Data driven public health approaches for diabetic retinopathy and age-related macular degeneration

Lead Research Organisation: Queen's University of Belfast
Department Name: Centre for Public Health

Abstract

This fellowship will consist of data-driven projects building on the research strengths of the Centre for Public Health, QUB, focusing on use of electronic health records (EHR) and retinal imaging data to improve population eye health.
Developing novel outcome measures for chronic eye disease:
Management of the most common sight-threatening eye diseases in the UK, age-related macular degeneration (AMD) and glaucoma, requires regular monitoring and rapid treatment if disease progression accelerates. Changes in either ocular structures or visual function can signal that progression is occurring. There have been rapid advances in 3D retinal imaging technology, centred on a technique known as optical coherence tomography (OCT), that can resolve ocular structures in unprecedented detail. However, analytical methods to make full use of this information are lacking, especially when attempting to link structural and functional changes in the retina. The fellow will develop novel statistical methods to integrate a large retinal imaging dataset of AMD patients with measurements of visual function drawn from EHRs. This work will be conducted with QUB ophthalmologists and OCT experts (groups led by Prof Tunde Peto and Dr Ruth Hogg) and statisticians at City, University of London. The aim is to develop meaningful outcome measures of AMD progression for use in clinical trials of new treatments.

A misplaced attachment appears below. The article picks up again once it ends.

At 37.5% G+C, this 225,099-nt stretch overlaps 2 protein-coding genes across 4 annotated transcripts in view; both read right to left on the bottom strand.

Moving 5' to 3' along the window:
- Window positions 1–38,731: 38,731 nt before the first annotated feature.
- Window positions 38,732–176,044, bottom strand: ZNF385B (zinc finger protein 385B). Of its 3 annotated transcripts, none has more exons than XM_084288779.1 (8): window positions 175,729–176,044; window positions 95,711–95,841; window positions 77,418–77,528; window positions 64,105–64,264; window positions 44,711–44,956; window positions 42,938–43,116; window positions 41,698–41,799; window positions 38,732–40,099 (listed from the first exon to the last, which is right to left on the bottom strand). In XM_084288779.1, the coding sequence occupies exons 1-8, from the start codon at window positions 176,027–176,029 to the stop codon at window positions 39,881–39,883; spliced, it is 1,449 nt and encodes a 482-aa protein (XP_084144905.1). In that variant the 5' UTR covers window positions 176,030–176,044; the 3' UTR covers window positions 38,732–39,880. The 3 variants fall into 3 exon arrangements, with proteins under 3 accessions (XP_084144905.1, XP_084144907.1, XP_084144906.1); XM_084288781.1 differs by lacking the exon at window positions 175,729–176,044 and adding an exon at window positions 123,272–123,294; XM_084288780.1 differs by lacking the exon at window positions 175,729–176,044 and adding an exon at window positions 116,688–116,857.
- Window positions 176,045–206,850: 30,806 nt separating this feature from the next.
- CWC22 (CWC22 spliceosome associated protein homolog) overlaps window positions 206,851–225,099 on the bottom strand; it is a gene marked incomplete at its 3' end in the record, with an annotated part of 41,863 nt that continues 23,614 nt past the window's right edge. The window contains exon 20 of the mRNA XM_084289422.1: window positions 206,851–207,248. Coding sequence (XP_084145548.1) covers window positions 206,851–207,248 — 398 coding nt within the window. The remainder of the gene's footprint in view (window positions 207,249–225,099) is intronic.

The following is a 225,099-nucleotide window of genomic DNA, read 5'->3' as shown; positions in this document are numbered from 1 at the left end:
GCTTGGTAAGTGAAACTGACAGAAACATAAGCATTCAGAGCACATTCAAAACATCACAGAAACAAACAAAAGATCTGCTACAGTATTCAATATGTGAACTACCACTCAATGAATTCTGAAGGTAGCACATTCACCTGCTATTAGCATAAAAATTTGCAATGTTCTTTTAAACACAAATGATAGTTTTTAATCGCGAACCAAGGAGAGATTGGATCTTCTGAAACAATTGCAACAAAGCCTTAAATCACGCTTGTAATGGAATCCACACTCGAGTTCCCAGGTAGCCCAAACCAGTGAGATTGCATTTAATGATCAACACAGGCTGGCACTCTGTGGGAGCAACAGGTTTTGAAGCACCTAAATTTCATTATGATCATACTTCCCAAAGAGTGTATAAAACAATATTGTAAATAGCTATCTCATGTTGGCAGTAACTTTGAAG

Optimising diabetic retinopathy screening:
Diabetic retinopathy (DR), one of the most common causes of sight loss among working-age people, occurs when high blood sugar damages blood vessels in the retina. Those at risk of DR are screened with retinal photographs taken at regular intervals. Images are manually graded for the presence of specific changes to identify those in need of treatment.